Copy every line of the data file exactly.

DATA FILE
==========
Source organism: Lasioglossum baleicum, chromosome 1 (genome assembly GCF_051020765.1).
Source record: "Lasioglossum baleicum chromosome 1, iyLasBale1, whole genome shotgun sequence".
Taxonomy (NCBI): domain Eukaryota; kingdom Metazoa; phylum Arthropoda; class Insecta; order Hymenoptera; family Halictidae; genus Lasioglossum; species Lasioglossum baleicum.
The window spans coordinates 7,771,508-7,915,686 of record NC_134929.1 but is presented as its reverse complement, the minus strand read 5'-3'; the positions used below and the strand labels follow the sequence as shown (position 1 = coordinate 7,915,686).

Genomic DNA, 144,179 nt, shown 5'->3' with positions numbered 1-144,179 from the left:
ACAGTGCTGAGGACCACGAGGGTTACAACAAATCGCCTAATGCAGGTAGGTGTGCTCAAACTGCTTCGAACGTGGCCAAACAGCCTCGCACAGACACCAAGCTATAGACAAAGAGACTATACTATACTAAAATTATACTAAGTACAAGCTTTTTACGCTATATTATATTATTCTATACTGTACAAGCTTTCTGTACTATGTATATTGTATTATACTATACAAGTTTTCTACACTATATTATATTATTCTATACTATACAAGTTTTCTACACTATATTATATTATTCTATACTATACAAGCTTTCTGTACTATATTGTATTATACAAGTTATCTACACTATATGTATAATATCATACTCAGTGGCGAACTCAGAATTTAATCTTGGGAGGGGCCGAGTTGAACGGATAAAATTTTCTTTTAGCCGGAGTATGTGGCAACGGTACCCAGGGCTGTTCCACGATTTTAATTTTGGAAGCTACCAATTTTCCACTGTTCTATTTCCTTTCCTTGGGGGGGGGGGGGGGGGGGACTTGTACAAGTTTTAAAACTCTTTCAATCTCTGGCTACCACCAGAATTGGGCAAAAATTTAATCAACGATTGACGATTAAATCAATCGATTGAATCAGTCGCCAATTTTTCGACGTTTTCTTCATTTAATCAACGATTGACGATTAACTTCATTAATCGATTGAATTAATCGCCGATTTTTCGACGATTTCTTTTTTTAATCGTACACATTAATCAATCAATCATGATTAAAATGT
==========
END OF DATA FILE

Source organism: Lasioglossum baleicum, chromosome 1 (genome assembly GCF_051020765.1).
Source record: "Lasioglossum baleicum chromosome 1, iyLasBale1, whole genome shotgun sequence".
Taxonomy (NCBI): domain Eukaryota; kingdom Metazoa; phylum Arthropoda; class Insecta; order Hymenoptera; family Halictidae; genus Lasioglossum; species Lasioglossum baleicum.
The window spans coordinates 7,771,508-7,915,686 of record NC_134929.1 but is presented as its reverse complement, the minus strand read 5'-3'; the positions used below and the strand labels follow the sequence as shown (position 1 = coordinate 7,915,686).

Genomic DNA, 144,179 nt, shown 5'->3' with positions numbered 1-144,179 from the left:
ACAGTGCTGAGGACCACGAGGGTTACAACAAATCGCCTAATGCAGGTAGGTGTGCTCAAACTGCTTCGAACGTGGCCAAACAGCCTCGCACAGACACCAAGCTATAGACAAAGAGACTATACTATACTAAAATTATACTAAGTACAAGCTTTTTACGCTATATTATATTATTCTATACTGTACAAGCTTTCTGTACTATGTATATTGTATTATACTATACAAGTTTTCTACACTATATTATATTATTCTATACTATACAAGTTTTCTACACTATATTATATTATTCTATACTATACAAGCTTTCTGTACTATATTGTATTATACAAGTTATCTACACTATATGTATAATATCATACTCAGTGGCGAACTCAGAATTTAATCTTGGGAGGGGCCGAGTTGAACGGATAAAATTTTCTTTTAGCCGGAGTATGTGGCAACGGTACCCAGGGCTGTTCCACGATTTTAATTTTGGAAGCTACCAATTTTCCACTGTTCTATTTCCTTTCCTTGGGGGGGGGGGGGGGGGGGACTTGTACAAGTTTTAAAACTCTTTCAATCTCTGGCTACCACCAGAATTGGGCAAAAATTTAATCAACGATTGACGATTAAATCAATCGATTGAATCAGTCGCCAATTTTTCGACGTTTTCTTCATTTAATCAACGATTGACGATTAACTTCATTAATCGATTGAATTAATCGCCGATTTTTCGACGATTTCTTTTTTTAATCGTACACATTAATCAATCAATCATGATTAAAATGT